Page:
Peter Glossop (6 July 1928 – 7 September 2008) was an English baritone who was the only Englishman to have sung Verdi's great tragic baritone roles at La Scala, Milan. He rose from humble beginnings in Yorkshire to become a leading performer in London and in the major opera houses of Europe and America.
Early life and career
Peter Glossop was born in the Wadsley suburb of Sheffield, South Yorkshire, England, the son of Cyril Glossop, a manager at a cutlery factory. He was educated at High Storrs Grammar School and was introduced to opera by his mother Violet, who smuggled him into the Lyceum Theatre where she was working as a secretary. After National Service, he joined the National Provincial Bank as a clerk, and in his spare time sang with the Sheffield Operatic Society. His début in 1949 was in the dual role of Coppélius and Dr Miracle in Les Contes d'Hoffmann. He studied locally with Joseph Hislop and Eva Rich and was a finalist in the 1952 Great Caruso Contest. He joined the chorus of Sadler's Wells Opera the same year and continued his studies with Leonard Mosley. He was soon singing minor roles for the company, and his first professional role was Morales in Carmen in 1953. This was followed by Schaunard in La bohème and Silvio in Pagliacci. In 1955 Glossop was appointed as a company principal. During the next five years he sang most of the leading Verdi baritone roles, and was especially known for the title role in Rigoletto and for Di Luna in Il trovatore.
In 1961 Glossop won the gold medal at the International Operatic Competition in Sofia and was engaged by the Royal Opera House. His début at Covent Garden was as Demetrius in Britten's A Midsummer Night's Dream. Later roles for the Royal Opera included Rodrigo in Don Carlos, Michele in Il tabarro, Tonio in Pagliacci, Marcello in La bohème and the title roles in Don Giovanni, Simon Boccanegra and Rigoletto. In 1964 Glossop won the Verdi gold medal at Parma and also in that year he sang in Pagliacci at the Salzburg Festival under Herbert von Karajan. The following year Glossop sang the part of Donner in the Royal Opera House production of Ring cycle under Solti and in the same year he made his début at La Scala as Rigoletto. In 1966 he made his débuts in Paris and San Francisco in the role of Posa in Don Carlos.
Glossop appeared again under Karajan at the Salzburg Festival in 1970, this time in the role of Iago in Otello. Glossop's début at the Metropolitan Opera, New York, was in 1971 as Scarpia in Tosca. Later roles for the Metropolitan Opera included Don Carlo in La forza del destino, Mr Redburn in Billy Budd, Balstrode in Peter Grimes and the title roles in Falstaff and Wozzeck. His career continued into the mid-1980s with appearances in London and the main European and American opera houses. His further repertory included Don Carlo in Ernani, Mandryka in Arabella, Pizarro in Fidelio and the title roles in The Flying Dutchman and Macbeth.
Recordings and publication
Glossop made a number of recordings. These include Macbeth with Rita Hunter in the 1960s, Billy Budd under the composer, and the part of Choroebus in Berlioz's Les Troyens under Colin Davis. The 1964 performance of Pagliacci at Salzburg was filmed, as was the 1970 performance of Otello.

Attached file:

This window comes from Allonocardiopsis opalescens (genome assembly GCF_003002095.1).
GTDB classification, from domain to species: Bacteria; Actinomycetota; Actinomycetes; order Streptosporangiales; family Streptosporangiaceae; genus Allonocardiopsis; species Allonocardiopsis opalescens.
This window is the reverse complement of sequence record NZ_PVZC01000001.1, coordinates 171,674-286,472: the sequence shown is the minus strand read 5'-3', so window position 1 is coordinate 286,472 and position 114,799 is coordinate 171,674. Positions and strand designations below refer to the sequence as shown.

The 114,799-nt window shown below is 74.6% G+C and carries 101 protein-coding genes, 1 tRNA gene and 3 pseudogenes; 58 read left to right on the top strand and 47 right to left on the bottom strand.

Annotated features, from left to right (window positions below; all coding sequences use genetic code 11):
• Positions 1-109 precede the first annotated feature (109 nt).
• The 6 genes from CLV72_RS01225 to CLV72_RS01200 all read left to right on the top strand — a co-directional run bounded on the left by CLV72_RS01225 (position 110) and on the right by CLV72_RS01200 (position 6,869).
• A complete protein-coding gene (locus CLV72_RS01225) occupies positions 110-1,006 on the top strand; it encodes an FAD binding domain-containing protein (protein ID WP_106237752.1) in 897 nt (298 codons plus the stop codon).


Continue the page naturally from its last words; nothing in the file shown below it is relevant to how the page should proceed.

Qualities and personality
Alan Blyth in Grove states "Although he was not the subtlest of actors, his portrayals were always sung and projected with eager conviction". Comments made elsewhere include that he was a "rumbustious Yorkshireman" who was "blessed with a booming, powerful voice and an occasionally coarse temperament". "He brought conviction to everything he sang, and his extrovert personality enhanced all his stage performances". "On stage he combined a rugged boldness with a robust vocal delivery".
Personal life and retirement
In 1955 Peter Glossop married Joyce Blackham, an operatic soprano. This marriage was dissolved in 1977 and in that year he married Michelle Amos, a much younger ballet dancer. This marriage ended in divorce in 1986. Glossop decided to retire in 1986 following a performance as Sharpless in Madama Butterfly in Los Angeles. He retired to a village near Axminster, Devon. In his retirement he did some teaching and lecturing. He was made an honorary doctor of music by Sheffield University. He was passionately interested in jazz and compiled a large collection of Dixieland jazz records. Towards the end of his life he developed throat cancer. Peter Glossop is survived by two daughters from his second marriage.
- "Obituary: Peter Glossop". The Daily Telegraph. 10 September 2008. p. 31.
- "Glossop, Peter". The Oxford Dictionary of Music. Retrieved 12 September 2008.
- "Peter Glossop: operatic baritone". London: Times Online. 9 September 2008. Retrieved 12 September 2008.
- Blyth, Alan (10 September 2008). "Obituary: Peter Glossop". The Guardian (London: Guardian News and Media). Retrieved 13 September 2008.
- Blyth, Alan. "Glossop, Peter", Grove Music Online, ed. L. Macy (accessed 13 September 2008), grovemusic.com (subscription access).
- Glossop, Peter; Tolansky, Jon (2004). The Story of a Yorkshire Baritone. Guidon Publishing. ISBN 978-0-9543617-3-0.